The applicant was sentenced to 18 months’ imprisonment for handling stolen currency notes from travellers at an airport. The police retained cash from his house, which he claimed. He applied for its return. The police not having opposed the application, now sought judicial review of the award of his costs.
Held: Lord Denning would have held that the justices had no jurisdiction to award costs, but Sir George Baker and Sir Stanley Rees disagreed.
Lord Denning MR said: ‘I must say that I am most surprised by the order of the justices. The police had done nothing wrong at all. They had taken possession of these currency notes – absolutely properly – because they were reasonably suspected by them to have been stolen. They retained them pending trial equally properly. They were absolutely right not to deliver them without a court order. If they had given them up to Mr. Prasad and the true owners had turned up afterwards, the police would have been liable in damages to the true owners. Only by a court order would they be protected. Viewed in the eyes of the civil law, the police were bailees of the goods. Their custody was like that of a sheriff – custodia legis. Faced with a claimant, the sheriff is entitled to inter-plead and to get his costs as a first charge so long as he acts properly, but he is never bound to pay any costs. So also when the police have goods in custodia legis, and act perfectly properly in regard to them, they should not be ordered to pay costs.’
Sir Stanley Rees said: ‘The proceedings before us do not include any issue or argument as to the propriety of the exercise of the discretion of the justices to make the order for costs which they did in favour of the complainant. Nevertheless, I share the considerable degree of unease in regard to the order for costs which is evident in the judgments delivered by Lord Denning M.R. in this court and in the judgments delivered in the Divisional Court by Donaldson L.J. and Kilner Brown J.  1 W.L.R. 112. If, as I am satisfied is the case, the justices are empowered to make an order for costs in proceedings by complaint and summons under the Police (Property) Act 1897 where there is a complainant and a defendant, their discretion must be exercised having regard to the exceptional and perhaps unique nature of the order sought and to the respective roles of the parties concerned. In a case in which the police have clearly indicated that they do not oppose the making of the order sought and are merely attending before the justices to confirm their attitude and to ensure that an appropriate order is made before the property is delivered to the complainant, it would indeed be difficult to justify any order for costs against the police. Even in a case in which the police do not consent to the order sought by the claimant or claimants but attend the hearing and the justices are satisfied that it was reasonable for them to do so in order to assist the court to assess the validity of the claim or claims made to the ownership of the property, it would be proper for no order for costs to be made against the police, even if the order for delivery of the property sought by a claimant were made. In short, in my judgment, the proper approach to an application for costs in such proceedings should most certainly not be on the basis that costs should simply follow the event, but rather that the discretion to award them should be sparingly exercised, having regard to the exceptional nature of the role of the police as custodians of the property in issue, who require an order of the court to protect them before the delivery up of the property to a claimant.’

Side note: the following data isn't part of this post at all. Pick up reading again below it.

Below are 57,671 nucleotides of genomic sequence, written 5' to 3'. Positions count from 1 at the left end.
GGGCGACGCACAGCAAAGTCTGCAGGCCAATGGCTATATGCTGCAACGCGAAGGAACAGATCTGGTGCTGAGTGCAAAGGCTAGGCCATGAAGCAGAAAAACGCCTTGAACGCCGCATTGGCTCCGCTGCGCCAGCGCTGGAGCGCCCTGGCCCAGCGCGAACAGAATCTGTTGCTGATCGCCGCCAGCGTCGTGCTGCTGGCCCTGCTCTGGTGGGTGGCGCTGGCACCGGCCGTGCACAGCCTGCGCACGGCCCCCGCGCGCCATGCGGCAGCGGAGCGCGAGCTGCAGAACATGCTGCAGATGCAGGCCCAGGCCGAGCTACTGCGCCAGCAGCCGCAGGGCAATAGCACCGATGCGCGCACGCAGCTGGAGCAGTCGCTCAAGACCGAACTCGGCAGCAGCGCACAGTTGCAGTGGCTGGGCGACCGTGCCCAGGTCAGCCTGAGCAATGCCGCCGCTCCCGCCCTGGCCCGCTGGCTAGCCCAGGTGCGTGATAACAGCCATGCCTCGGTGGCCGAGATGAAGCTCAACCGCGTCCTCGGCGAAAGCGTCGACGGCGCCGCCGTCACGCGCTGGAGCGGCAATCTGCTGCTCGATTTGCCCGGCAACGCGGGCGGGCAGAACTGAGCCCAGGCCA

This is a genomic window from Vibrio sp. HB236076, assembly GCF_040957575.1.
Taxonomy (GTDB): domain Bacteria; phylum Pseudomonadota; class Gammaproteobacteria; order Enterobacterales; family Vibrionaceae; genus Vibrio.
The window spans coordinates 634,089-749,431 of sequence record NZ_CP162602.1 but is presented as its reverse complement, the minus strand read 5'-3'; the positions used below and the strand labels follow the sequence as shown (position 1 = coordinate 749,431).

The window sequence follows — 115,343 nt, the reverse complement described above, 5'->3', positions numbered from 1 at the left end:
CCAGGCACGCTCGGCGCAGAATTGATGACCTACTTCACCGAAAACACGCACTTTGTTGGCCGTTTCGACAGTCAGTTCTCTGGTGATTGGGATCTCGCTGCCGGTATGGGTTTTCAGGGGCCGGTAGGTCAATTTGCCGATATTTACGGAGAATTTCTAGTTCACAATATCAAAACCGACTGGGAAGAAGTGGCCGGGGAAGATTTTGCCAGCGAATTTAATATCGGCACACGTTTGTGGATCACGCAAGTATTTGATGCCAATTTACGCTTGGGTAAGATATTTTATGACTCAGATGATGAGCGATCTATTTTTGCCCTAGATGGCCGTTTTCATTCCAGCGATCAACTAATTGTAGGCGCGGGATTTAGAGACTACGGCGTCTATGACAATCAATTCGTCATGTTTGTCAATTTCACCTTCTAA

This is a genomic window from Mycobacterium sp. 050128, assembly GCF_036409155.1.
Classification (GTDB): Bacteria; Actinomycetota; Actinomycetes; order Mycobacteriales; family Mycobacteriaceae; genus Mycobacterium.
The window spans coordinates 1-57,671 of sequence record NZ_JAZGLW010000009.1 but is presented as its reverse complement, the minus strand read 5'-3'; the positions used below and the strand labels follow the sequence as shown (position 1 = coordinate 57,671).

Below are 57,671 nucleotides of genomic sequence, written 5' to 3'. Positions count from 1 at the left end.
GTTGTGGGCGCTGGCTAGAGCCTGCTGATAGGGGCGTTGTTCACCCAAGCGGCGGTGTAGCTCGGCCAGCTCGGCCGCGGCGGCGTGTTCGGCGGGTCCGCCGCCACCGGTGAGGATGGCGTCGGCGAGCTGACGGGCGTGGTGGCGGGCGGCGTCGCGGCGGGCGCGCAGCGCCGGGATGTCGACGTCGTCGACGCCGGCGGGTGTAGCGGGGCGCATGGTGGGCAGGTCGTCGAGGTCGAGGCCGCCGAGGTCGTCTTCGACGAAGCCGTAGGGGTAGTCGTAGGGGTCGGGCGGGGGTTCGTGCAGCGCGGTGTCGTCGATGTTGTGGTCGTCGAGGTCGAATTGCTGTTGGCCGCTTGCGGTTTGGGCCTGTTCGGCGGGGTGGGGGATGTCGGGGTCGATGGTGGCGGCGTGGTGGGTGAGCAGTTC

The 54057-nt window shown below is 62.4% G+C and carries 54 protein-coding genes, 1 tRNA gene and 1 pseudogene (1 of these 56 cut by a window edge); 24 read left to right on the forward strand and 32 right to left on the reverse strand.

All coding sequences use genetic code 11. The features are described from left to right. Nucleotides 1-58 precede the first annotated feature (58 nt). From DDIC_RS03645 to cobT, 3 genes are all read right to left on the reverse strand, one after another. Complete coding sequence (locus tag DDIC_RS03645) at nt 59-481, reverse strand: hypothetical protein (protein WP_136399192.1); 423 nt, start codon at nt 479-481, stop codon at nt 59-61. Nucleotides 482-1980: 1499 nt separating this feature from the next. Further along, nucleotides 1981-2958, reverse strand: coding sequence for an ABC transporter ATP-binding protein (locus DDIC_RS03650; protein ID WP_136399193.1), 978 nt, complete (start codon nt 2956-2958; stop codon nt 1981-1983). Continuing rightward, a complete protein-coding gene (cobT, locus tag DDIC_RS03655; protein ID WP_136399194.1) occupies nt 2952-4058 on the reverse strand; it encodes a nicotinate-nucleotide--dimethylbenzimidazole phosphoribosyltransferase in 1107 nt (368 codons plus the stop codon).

Sir George Baker said: ‘I have had the advantage of reading the judgment about to be delivered by Sir Stanley Rees and wish to say that I entirely agree with him about the undesirability of justices making orders for costs in cases like the present.’
Lord Denning MR, Sir George Baker and Sir Stanley Rees
 1 QB 829
Cited – Perinpanathan, Regina (on The Application of) v City of Westminster Magistrates Court and Another CA 4-Feb-2010
The appellant’s daughter had been stopped entering the country with andpound;150,000 in cash. The police sought an order for its forfeiture, suspecting a link with terrorism. The magistrates found no evidence of such, and declined to make the order, . .
Lists of cited by and citing cases may be incomplete.
Police, Magistrates, Costs
Updated: 02 May 2022; Ref: scu.401965